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Field Studies: MLB Manager Hiring Criteria and Career Pathways from 2010-19

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The purpose of this report was to explore and describe Major League Baseball (MLB) manager hiring and firing trends over the past decade. All data presented were gathered from publicly-accessible sources, such as news articles, official websites, and press releases. Trends in hirings and firings related to race were examined along with patterns linked to managerial pipelines and pathways. Results indicate that MLB managers of Color hired during the past decade have the same or more robust playing experience and managerial/coaching experience as their White managerial colleagues. However, they acquire managerial positions through fewer pathways, are hired across a truncated age range, have reduced tenures and are given fewer second chances as managers. Much of this data reflects similar findings from Rimer’s (1996) study of MLB managers from 1975-1994. One important overlay in comparing this study with the earlier work is the overall decline in the number of African Americans playing baseball at the major-league level. At the end of this current period of study, the percentage of MLB players who were African American was 7.5%, the lowest since 1991, according to the TIDES 2020 Racial and Gender Report Card. Implications for future research and the need for data-driven policy are discussed.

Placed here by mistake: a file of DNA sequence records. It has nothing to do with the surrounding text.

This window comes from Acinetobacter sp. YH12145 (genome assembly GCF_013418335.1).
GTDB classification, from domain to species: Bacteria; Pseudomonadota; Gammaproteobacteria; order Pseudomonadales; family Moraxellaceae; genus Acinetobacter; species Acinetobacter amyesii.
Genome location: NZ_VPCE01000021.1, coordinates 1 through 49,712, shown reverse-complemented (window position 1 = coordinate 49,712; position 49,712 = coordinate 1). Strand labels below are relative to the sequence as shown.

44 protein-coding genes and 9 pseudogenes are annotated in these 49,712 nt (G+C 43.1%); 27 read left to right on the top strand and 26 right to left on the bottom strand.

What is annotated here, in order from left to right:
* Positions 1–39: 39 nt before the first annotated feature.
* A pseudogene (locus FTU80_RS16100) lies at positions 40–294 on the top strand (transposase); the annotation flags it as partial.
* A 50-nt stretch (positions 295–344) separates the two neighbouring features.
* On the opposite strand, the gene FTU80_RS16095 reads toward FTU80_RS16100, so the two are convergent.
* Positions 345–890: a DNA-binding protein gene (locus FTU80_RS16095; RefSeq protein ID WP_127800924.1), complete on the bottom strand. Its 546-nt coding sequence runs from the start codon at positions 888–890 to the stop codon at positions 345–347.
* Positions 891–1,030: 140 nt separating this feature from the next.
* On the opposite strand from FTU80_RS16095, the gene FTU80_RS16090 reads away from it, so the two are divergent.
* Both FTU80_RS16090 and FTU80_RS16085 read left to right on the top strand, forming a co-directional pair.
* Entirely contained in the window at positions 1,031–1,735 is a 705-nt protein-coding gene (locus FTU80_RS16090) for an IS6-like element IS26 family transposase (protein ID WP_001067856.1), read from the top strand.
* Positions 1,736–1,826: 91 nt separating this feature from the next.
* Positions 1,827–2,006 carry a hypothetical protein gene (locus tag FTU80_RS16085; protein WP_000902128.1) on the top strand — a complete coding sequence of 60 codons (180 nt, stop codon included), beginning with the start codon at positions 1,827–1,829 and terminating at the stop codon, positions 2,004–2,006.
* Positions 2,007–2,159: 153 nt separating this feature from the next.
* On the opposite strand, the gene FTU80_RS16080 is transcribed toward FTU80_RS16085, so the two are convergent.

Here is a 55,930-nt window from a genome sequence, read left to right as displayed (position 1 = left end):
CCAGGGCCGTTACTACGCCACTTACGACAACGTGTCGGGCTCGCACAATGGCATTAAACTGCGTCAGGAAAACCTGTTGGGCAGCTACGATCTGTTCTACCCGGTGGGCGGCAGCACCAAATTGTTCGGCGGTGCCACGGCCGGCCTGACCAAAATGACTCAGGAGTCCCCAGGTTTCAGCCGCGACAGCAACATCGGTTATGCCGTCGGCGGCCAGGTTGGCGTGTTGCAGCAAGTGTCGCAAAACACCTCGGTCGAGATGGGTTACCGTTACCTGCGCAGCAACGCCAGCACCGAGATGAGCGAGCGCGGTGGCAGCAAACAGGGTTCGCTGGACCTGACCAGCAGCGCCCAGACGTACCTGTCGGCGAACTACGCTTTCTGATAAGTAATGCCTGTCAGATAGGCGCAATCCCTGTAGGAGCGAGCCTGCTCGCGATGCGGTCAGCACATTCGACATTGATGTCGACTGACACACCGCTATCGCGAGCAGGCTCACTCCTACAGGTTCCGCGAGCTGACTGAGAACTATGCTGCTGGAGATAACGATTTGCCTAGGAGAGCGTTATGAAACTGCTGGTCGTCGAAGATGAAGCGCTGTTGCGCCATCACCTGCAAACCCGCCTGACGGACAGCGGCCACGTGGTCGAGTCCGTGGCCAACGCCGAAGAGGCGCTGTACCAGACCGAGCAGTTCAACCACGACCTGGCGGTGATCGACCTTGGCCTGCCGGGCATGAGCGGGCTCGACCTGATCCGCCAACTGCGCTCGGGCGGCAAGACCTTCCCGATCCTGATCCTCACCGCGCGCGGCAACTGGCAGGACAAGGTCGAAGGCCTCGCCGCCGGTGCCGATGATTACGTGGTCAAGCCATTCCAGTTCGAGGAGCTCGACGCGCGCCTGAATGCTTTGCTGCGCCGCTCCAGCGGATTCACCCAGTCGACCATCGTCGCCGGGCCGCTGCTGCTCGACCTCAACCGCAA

There has been a total of 35 managers of Color in Major League Baseball history. The first was Preston Gomez, hired by the San Diego Padres in 1969. There is, however, a long history of people of Color managing in professional baseball. The first Black professional baseball team (not a part of MLB), the Cuban Giants, originated in 1885. There were numerous attempts to establish regional and national leagues beginning in 1886, including the Southern League of Colored Base Ballists (1886), National Colored Base Ball League (1887), National Colored League of Professional Ball Clubs (1908), National Negro Baseball League (1911) and Southwestern Negro League of Professional Ball Clubs (1912), but the travel was not economical and some clubs did not own a ballpark, which created problems for scheduling (Eberle, 2019). The Negro National League started over 100 years ago in 1920. This and several Negro Leagues that followed included African Americans and a small number of Latinos. Interestingly, many African American managers and owners peopled these Negro Leagues. Such leagues declined as integration into the MLB infrastructure increased in the late 1940s. The accomplishments and subsequent opportunities forged by some of the first players of Color in MLB’s integrated league, such as Jackie Robinson and Larry Doby, and later MLB stars such as Ernie Banks, Willie Mays and Hank Aaron, are seen as pivotal for establishing the pathways available to players of Color today.